09 September, 2013

100 Films To See Before You Die (Book Review)


Anupama Chopra remains the only professional critic in India whose reviews I read. Over the years I might not have agreed with her on a number of occasions but nevertheless her presentation style and knowledge of films has always made me watch her TV show/read her books/reviews. Unfortunately, why she has written this book beats me.

100 Film To See Before You Die is a brilliant book, only if you have been asleep all these years and have just woken up to realize that there is something called Cinema. It’s a list, but very amateurish in nature, no different from the various “Must Watch” lists that are floating around the internet by different bloggers from around the world.

The problem starts with the foreword from Zoya Akhtar. She claims that “In my experience people want to watch good films but don’t know where to start”. Considering people pay to watch films, it’s obvious that they would want the right amount of BANG for their money. Just like any other commodity, the paying public also have the right to comment on the films. Furthermore, watching bad films are equally as important as watching good ones for it is here that one truly realizes why a good film is exceptional. She suggests that films “are the most bastardized form of art” comparing it with music or art. Once again I disagree, for if we were to pay for art and music (which we should be doing), we would not doubt have an opinion about it. It might not be to the same level as one might dissect a film, but it is certainly more than simply liking or not liking it; nevertheless everyone has an opinion about everything nowadays.

Anupama Chopra does warn us, the reader, in the book blurb that “This book isn’t a list of greatest films ever made because films are a subjective passion. This is a list of films that I have loved... films that have inspired me to keep watching films.” I get that, but what this comes across as is that she has a list of movies she would recommend to people, but because she has the means to have it printed in a book form, rather than simply posting it on the net, she will do that. As a businessman I am obviously jealous, and were I in the same situation, I too might do that... or maybe not.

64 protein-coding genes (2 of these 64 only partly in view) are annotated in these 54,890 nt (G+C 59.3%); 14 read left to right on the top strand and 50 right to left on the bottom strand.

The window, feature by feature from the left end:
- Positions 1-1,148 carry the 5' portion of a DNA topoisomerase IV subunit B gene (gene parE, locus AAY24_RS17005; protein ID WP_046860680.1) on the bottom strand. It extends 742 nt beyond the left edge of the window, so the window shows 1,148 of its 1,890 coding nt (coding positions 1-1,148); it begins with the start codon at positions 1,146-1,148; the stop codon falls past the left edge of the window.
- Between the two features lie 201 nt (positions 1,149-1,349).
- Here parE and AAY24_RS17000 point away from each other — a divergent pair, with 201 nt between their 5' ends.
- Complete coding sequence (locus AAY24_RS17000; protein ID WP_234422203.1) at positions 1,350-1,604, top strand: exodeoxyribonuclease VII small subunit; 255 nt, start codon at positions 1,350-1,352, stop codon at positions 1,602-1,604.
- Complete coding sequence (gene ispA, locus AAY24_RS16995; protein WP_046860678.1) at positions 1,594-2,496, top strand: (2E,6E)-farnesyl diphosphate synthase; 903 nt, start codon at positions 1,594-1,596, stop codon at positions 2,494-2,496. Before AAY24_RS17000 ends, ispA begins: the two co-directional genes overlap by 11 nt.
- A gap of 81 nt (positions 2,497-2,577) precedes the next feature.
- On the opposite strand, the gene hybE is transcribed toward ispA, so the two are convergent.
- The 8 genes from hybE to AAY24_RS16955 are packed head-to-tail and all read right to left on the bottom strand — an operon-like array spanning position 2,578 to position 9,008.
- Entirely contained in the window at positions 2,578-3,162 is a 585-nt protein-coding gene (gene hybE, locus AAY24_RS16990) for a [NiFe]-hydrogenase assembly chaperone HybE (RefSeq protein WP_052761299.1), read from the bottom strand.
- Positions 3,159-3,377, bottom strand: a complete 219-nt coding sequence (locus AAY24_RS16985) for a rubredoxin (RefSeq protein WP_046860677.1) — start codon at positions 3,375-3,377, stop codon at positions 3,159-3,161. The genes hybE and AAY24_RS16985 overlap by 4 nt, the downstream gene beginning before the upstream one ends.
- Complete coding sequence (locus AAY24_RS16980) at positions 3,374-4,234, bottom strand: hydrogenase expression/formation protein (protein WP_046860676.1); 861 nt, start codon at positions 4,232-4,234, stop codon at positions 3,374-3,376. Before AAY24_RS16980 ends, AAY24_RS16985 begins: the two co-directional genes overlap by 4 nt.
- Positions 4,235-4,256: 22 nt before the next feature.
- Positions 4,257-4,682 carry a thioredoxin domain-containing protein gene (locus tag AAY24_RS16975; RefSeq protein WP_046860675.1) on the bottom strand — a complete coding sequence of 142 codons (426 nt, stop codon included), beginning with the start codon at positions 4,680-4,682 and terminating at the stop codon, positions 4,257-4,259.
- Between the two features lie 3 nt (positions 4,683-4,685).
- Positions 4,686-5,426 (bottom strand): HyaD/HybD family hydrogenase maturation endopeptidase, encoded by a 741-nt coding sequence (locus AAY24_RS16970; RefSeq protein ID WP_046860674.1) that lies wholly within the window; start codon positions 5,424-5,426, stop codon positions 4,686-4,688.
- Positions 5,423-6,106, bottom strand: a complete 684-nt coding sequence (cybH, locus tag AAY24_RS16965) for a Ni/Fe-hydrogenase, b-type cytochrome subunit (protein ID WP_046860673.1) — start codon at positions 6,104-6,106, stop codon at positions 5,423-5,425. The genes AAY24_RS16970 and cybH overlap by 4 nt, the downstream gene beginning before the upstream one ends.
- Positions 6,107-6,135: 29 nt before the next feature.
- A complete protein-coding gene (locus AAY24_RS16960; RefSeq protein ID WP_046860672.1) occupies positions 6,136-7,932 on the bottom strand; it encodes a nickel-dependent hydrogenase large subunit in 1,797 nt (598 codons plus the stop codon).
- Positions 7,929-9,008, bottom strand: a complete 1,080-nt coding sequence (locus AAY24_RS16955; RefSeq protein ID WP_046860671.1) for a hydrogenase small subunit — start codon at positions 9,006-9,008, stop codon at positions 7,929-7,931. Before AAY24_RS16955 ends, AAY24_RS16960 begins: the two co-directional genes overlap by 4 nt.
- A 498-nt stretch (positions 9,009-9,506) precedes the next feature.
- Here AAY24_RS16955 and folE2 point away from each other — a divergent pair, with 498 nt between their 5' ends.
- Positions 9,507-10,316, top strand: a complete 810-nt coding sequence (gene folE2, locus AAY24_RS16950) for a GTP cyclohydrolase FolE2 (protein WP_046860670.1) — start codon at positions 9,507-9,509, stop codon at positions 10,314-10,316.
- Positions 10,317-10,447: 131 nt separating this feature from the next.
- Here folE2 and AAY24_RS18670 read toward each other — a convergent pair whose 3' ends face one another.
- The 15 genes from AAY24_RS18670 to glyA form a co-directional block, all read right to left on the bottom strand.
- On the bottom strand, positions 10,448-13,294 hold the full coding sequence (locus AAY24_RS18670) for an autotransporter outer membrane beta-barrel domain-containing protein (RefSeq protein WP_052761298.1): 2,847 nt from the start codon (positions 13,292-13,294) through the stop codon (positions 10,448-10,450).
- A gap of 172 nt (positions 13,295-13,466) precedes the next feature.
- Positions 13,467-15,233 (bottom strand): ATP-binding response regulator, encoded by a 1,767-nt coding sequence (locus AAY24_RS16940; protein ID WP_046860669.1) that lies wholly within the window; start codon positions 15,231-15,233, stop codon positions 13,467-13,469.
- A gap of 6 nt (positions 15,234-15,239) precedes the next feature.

The biggest predicament with the book is that the list is very confusing. I could not gather whether it was a list by a film fan or a professional critic or whether the list featuring primarily Indian and Hollywood films was meant just for the Indian audience with some world cinema thrown in for good measure or should the list have been more researched and have a worldwide appeal to it? In continuance, although the list features very few films from the last decade, we have mentions like Borat, The 40 Year Old Virgin, and Kung Fu Hustle; all good entertainers no doubt, but should they be considered in the same league as Roshomon, Lagaan, City of God, or Citizen Cane? Remember, these are the 100 films we need to watch before we die, and now tell me if there aren’t a 100 more films you would suggest to someone who was about to die over say The 40 Year Old Virgin?

The mess doesn’t end there. Having been an ardent fan of Anupama Chopra I would have hoped that a little more importance was given to World Cinema. She does throw in a film or two from each major film producing nation, but doesn’t challenge the reader or rather the cinema goer. Take for instance Oldboy, which undoubtedly is a film that everyone should watch, but why not step aside from the convention and mention Memories of Murder or The Chaser instead, both excellent Korean films that could easily give the cult status of Oldboy a run for its money, were they as popular.

There is a very minor saving grace, and that is the inclusion of titles like In Which Anne Gives It Those Ones, This Is Spinal Tap, or even Shakespeare in Love. Now, these are films that are what we would call “Zara hatke” (slightly different). But such titles are few and far between, and are lost amongst the more popular mentions like The Godfather, Chinatown, and North by Northwest etc.  

If the list was the only hitch, I would have overlooked it by stating that everyone has the right to their opinion, but the book falters even more in its format. Each film gets roughly a page of information, so you get just the tip of the iceberg with regards to the films mentioned. There is a trivia each per film, which is very trivial and although I haven’t checked, but the same would easily be available on the internet on IMDB.

So who is the book meant for? I have no clue whatsoever. Majority of the films mentioned in the list would be known to any film goer who follows international and national cinema no matter his/her intensity for liking films. The list might work for someone who wants to explore Indian cinema and doesn’t have a place to start. It might also work for ... Sorry can’t possibly think of anyone unless like I mentioned above someone has just come to realise that Films exist.

100 Films To See Before You Die was literally and literarily a waste of money. What I did wish at the end of my very small affair with the book, that lasted the two days it took to reach me and ended within five minutes of me opening it, was that the book was about the 100 Bad Films To See Before You Die, ‘cause that would have made for a killer list. 

No comments:

Post a Comment